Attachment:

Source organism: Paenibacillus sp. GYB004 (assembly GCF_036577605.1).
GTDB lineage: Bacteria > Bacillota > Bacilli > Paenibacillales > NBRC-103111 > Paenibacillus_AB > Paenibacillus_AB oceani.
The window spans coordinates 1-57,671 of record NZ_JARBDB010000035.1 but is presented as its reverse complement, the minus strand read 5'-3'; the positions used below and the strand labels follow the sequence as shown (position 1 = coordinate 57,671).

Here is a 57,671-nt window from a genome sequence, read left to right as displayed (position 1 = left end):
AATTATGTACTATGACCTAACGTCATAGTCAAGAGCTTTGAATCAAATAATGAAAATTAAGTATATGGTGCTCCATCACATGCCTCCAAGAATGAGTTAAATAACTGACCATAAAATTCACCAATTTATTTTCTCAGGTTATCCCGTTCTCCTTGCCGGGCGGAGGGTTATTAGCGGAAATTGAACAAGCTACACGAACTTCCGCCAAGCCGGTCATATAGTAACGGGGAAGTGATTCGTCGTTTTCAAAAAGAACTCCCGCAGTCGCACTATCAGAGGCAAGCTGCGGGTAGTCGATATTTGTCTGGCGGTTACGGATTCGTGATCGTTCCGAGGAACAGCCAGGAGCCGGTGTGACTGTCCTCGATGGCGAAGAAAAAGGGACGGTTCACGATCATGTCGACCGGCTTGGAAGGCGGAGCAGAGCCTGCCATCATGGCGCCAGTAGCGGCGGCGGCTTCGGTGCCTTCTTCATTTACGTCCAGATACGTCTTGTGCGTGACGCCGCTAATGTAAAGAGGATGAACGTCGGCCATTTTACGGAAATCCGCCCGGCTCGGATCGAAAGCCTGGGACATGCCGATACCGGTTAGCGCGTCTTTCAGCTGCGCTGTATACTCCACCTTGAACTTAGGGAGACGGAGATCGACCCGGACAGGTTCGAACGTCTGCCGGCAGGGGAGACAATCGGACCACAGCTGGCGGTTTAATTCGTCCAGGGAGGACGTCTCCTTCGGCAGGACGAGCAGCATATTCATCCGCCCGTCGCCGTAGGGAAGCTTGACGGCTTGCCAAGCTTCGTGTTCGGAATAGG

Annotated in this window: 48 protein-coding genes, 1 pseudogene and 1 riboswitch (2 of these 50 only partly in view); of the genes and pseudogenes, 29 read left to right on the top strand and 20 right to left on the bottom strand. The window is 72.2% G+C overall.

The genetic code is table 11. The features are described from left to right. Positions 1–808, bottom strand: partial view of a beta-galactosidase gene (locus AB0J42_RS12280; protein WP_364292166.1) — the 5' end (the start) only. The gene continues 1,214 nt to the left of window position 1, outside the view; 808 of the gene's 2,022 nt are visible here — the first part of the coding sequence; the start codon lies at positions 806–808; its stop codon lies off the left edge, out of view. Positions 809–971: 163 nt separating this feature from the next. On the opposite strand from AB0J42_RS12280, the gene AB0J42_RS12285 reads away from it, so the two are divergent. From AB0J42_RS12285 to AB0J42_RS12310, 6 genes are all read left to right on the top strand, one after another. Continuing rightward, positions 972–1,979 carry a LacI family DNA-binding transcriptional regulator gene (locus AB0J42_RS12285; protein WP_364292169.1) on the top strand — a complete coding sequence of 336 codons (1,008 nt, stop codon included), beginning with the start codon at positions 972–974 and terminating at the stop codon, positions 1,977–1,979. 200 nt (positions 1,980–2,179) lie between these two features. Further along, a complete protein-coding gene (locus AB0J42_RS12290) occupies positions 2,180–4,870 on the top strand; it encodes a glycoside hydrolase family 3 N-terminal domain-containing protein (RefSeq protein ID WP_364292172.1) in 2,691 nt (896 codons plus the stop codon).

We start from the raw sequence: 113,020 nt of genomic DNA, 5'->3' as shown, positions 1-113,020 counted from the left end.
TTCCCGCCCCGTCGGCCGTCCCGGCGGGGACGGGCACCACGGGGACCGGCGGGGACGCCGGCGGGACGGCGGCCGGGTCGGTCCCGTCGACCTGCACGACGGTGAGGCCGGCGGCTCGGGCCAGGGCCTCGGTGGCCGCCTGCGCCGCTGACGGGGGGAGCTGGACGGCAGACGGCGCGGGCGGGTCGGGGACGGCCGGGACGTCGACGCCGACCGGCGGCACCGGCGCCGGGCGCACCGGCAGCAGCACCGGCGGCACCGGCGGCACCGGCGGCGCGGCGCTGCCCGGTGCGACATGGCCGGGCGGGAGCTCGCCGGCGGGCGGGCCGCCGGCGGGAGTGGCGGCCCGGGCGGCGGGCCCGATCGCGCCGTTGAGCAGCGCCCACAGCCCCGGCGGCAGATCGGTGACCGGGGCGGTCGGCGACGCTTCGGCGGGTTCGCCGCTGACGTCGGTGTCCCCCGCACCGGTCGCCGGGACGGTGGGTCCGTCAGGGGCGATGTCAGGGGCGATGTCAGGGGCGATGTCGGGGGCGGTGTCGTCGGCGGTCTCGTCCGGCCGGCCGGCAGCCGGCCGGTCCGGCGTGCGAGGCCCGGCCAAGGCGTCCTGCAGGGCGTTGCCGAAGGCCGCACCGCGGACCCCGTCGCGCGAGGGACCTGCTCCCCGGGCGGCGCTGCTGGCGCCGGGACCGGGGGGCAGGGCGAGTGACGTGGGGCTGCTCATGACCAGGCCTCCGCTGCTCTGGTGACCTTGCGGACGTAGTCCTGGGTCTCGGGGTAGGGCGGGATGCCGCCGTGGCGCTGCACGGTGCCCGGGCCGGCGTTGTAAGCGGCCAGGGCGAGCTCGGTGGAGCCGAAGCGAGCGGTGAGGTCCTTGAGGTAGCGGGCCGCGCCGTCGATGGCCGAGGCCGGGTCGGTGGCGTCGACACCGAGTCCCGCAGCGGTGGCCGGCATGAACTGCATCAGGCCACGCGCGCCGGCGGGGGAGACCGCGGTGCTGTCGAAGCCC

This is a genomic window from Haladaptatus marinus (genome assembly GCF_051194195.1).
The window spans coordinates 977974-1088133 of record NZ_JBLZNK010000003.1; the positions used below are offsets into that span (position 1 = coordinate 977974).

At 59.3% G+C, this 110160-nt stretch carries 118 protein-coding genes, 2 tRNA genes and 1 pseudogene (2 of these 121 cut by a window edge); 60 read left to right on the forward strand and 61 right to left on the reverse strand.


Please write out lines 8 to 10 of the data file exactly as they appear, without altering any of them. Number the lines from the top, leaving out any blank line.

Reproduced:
We start from the raw sequence: 113,020 nt of genomic DNA, 5'->3' as shown, positions 1-113,020 counted from the left end.
TTCCCGCCCCGTCGGCCGTCCCGGCGGGGACGGGCACCACGGGGACCGGCGGGGACGCCGGCGGGACGGCGGCCGGGTCGGTCCCGTCGACCTGCACGACGGTGAGGCCGGCGGCTCGGGCCAGGGCCTCGGTGGCCGCCTGCGCCGCTGACGGGGGGAGCTGGACGGCAGACGGCGCGGGCGGGTCGGGGACGGCCGGGACGTCGACGCCGACCGGCGGCACCGGCGCCGGGCGCACCGGCAGCAGCACCGGCGGCACCGGCGGCACCGGCGGCGCGGCGCTGCCCGGTGCGACATGGCCGGGCGGGAGCTCGCCGGCGGGCGGGCCGCCGGCGGGAGTGGCGGCCCGGGCGGCGGGCCCGATCGCGCCGTTGAGCAGCGCCCACAGCCCCGGCGGCAGATCGGTGACCGGGGCGGTCGGCGACGCTTCGGCGGGTTCGCCGCTGACGTCGGTGTCCCCCGCACCGGTCGCCGGGACGGTGGGTCCGTCAGGGGCGATGTCAGGGGCGATGTCAGGGGCGATGTCGGGGGCGGTGTCGTCGGCGGTCTCGTCCGGCCGGCCGGCAGCCGGCCGGTCCGGCGTGCGAGGCCCGGCCAAGGCGTCCTGCAGGGCGTTGCCGAAGGCCGCACCGCGGACCCCGTCGCGCGAGGGACCTGCTCCCCGGGCGGCGCTGCTGGCGCCGGGACCGGGGGGCAGGGCGAGTGACGTGGGGCTGCTCATGACCAGGCCTCCGCTGCTCTGGTGACCTTGCGGACGTAGTCCTGGGTCTCGGGGTAGGGCGGGATGCCGCCGTGGCGCTGCACGGTGCCCGGGCCGGCGTTGTAAGCGGCCAGGGCGAGCTCGGTGGAGCCGAAGCGAGCGGTGAGGTCCTTGAGGTAGCGGGCCGCGCCGTCGATGGCCGAGGCCGGGTCGGTGGCGTCGACACCGAGTCCCGCAGCGGTGGCCGGCATGAACTGCATCAGGCCACGCGCGCCGGCGGGGGAGACCGCGGTGCTGTCGAAGCCC

This is a genomic window from Haladaptatus marinus (genome assembly GCF_051194195.1).